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Title: The relocation experiences of aboriginal athletes pursuing sport in euro-canadian contexts: visual and narrative stories of acculturation
Authors: Blodgett, Amy T.
Keywords: Aboriginal people;decolonizing research;participatory action research;cultural sport psychology;arts-based method
Issue Date: 27-May-2015
Publisher: Laurentian University of Sudbury
Abstract: Researchers have documented the importance of sport in the lives of Aboriginal people, emphasizing how it can improve health and wellness and reaffirm core cultural values and connections (Lavallee, 2007; Reading, 2009). However, there is a lack of knowledge about the experiences of Aboriginal people who are engaging in sport, as well as cultural issues that affect their participation. Addressing this dearth of information, the current project was aimed at exploring the relocation experiences of Aboriginal athletes (14 to 26 years old) who had relocated off reserves in Northeastern Ontario to pursue sport opportunities within “mainstream” (Euro-Canadian) communities. The project was developed with Aboriginal community members and was driven forward as a form of cultural sport psychology, aimed at challenging the culturally excluding processes of traditional sport psychology (Ryba, Stambulova, Si, & Schinke, 2013). Mandala drawings (circle drawings) and conversational interviews were employed as part of a decolonizing methodology that centralized local Aboriginal ways of knowing, and that enabled in-depth experiential accounts of relocation to be shared (Smith, 1999). A local Indigenous version of an inductive thematic analysis was used to organize the data around three overarching themes: (1) the benefits of relocation, (2) the challenges of relocation, and (3) strategies for helping relocation. The results provide novel insights into how the sport experiences of relocated Aboriginal athletes are shaped by the dynamics of acculturation (i.e., second-culture learning). Through the participants’ accounts, it is revealed how relocated athletes have to dynamically (re)construct a sense of identity and belonging from shifting positions in and between dual (Aboriginal and Euro-Canadian) cultural contexts. Moving towards action, this knowledge can now be used to facilitate more inclusive sport contexts that embrace (rather than iv marginalize) the cultural identities of Aboriginal participants. Local community change efforts have already been initiated within the Aboriginal community through the engagement of the athletes’ mandalas as visual stories. In an effort to encourage future CSP research that is meaningful within the lives of marginalized sport participants, some final implications are drawn from the research.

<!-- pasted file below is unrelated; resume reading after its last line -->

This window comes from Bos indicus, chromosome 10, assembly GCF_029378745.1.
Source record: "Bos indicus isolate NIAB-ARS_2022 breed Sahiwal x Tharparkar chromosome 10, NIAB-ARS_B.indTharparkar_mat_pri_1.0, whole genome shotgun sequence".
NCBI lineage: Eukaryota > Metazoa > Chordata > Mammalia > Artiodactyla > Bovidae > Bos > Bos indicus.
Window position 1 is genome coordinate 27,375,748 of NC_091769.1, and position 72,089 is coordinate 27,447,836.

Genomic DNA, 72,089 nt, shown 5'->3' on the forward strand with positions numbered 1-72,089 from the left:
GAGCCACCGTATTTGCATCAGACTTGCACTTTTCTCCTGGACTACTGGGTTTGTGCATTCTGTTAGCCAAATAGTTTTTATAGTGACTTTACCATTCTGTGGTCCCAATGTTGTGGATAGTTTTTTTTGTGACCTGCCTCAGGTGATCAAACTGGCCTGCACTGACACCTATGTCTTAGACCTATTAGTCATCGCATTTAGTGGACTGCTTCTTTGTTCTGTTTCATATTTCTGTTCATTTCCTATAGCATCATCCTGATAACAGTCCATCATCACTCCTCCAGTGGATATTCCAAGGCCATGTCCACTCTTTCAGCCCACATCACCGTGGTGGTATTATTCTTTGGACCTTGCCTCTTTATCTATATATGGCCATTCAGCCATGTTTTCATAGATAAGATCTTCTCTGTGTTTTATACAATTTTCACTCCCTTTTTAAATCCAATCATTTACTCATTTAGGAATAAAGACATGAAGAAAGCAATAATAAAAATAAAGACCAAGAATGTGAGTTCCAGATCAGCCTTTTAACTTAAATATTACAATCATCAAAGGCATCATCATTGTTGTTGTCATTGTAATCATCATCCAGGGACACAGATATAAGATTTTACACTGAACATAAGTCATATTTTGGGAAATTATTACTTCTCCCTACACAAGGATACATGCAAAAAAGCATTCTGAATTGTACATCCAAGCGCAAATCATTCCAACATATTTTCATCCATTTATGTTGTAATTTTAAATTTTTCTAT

Appears in Collections:Doctoral Theses
Human Studies and Interdisiplinarity - Doctoral Theses

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